Any business with 250 or more employees on 23rd September is now classed as a large employer. Suppose any business in this category wants to use JSS Open. In that case, they must also show that their trade has been affected by coronavirus. The VAT returns filed between 31st August and 7th November 2020 must show level or reduced sales (looking at box 6 totals) compared with the VAT returns for the same period in 2019.
So, what are the similarities and the differences between the two schemes?
The JSS initially proposed in September has been transformed into something closely resembling the CJRS or furlough scheme, which closes on 31st October. A new HMRC factsheet sets out several examples, but further legislation and more guidance is expected very soon. Under JSS Open, the employee must work at least 20% of their usual working hours (defined as per the CJRS), which would amount to one day of a typical five-day working week. This reduction in hours must be agreed in writing with the employee.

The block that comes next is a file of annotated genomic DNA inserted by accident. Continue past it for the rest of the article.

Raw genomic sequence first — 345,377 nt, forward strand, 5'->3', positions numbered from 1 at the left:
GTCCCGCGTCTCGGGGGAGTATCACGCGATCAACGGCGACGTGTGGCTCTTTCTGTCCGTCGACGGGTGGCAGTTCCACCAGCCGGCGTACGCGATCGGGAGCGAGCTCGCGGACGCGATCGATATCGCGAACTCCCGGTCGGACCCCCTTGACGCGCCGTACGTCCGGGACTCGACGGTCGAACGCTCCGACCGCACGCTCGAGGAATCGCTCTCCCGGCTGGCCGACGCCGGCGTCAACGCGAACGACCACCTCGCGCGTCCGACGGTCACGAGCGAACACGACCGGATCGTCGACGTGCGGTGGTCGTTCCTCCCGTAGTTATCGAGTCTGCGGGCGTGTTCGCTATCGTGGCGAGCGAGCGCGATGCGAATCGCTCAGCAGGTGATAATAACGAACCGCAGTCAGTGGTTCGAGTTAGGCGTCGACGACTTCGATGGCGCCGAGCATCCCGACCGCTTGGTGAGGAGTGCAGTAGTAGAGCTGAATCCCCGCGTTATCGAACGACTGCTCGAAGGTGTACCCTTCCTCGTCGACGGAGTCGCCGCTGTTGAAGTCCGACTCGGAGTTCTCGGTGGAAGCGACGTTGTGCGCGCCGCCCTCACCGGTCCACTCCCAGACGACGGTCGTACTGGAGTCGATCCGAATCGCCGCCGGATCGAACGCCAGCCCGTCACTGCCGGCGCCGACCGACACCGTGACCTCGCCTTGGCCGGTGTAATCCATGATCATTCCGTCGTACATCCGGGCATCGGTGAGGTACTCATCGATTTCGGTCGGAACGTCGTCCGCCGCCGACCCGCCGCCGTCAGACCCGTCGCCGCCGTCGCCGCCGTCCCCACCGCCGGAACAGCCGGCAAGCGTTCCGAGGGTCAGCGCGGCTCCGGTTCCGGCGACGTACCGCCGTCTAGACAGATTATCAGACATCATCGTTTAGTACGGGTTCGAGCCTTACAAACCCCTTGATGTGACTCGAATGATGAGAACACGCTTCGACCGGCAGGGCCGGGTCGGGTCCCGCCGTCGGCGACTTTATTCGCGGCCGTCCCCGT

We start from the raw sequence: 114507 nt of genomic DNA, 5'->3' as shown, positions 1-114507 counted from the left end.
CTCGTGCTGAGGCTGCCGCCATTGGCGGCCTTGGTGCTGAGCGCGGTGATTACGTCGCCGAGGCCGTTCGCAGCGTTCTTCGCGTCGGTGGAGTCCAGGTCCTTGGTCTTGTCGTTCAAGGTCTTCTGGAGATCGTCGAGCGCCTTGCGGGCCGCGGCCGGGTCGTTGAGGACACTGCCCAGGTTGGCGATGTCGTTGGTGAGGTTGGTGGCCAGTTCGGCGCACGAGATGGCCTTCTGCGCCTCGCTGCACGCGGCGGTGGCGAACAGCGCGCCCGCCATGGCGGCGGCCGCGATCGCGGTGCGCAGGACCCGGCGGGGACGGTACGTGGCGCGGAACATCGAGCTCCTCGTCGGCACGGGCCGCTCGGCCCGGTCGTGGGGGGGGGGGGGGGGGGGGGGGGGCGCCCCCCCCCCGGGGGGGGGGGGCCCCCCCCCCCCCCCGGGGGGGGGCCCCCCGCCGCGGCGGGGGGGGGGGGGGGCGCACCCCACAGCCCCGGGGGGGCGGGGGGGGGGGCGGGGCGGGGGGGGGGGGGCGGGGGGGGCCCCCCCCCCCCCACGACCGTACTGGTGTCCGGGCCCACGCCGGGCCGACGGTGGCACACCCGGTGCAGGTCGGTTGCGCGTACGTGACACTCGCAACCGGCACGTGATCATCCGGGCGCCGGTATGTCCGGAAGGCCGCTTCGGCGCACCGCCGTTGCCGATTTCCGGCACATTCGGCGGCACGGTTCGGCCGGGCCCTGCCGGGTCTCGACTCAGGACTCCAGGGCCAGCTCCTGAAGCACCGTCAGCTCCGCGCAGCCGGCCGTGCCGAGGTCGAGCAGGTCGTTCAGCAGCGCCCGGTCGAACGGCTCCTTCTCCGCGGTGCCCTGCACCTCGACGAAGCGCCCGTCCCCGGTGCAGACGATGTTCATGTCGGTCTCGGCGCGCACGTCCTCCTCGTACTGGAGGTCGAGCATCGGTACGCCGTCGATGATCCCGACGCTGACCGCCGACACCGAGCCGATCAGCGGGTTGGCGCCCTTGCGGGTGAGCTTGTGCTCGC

The employer must pay for all the worked hours at the employee’s contracted salary, plus up to 5% of the value of the hours not worked, up to £125 per month. Still, the employer can opt to top-up this figure if they wish to. Additionally, the contracted salary has been capped at £3,125 per month, similar to CJRS.
The JSS grant will cover up to two-thirds of the hours not worked, capped at £1541.75 per month. The employer must pay all of the employer’s national insurance (NIC) on all of the wages the employee receives plus any employer’s minimum contribution to a workplace pension.
An employee who works for 20% of their contracted hours will receive:
- 20% of pay for worked time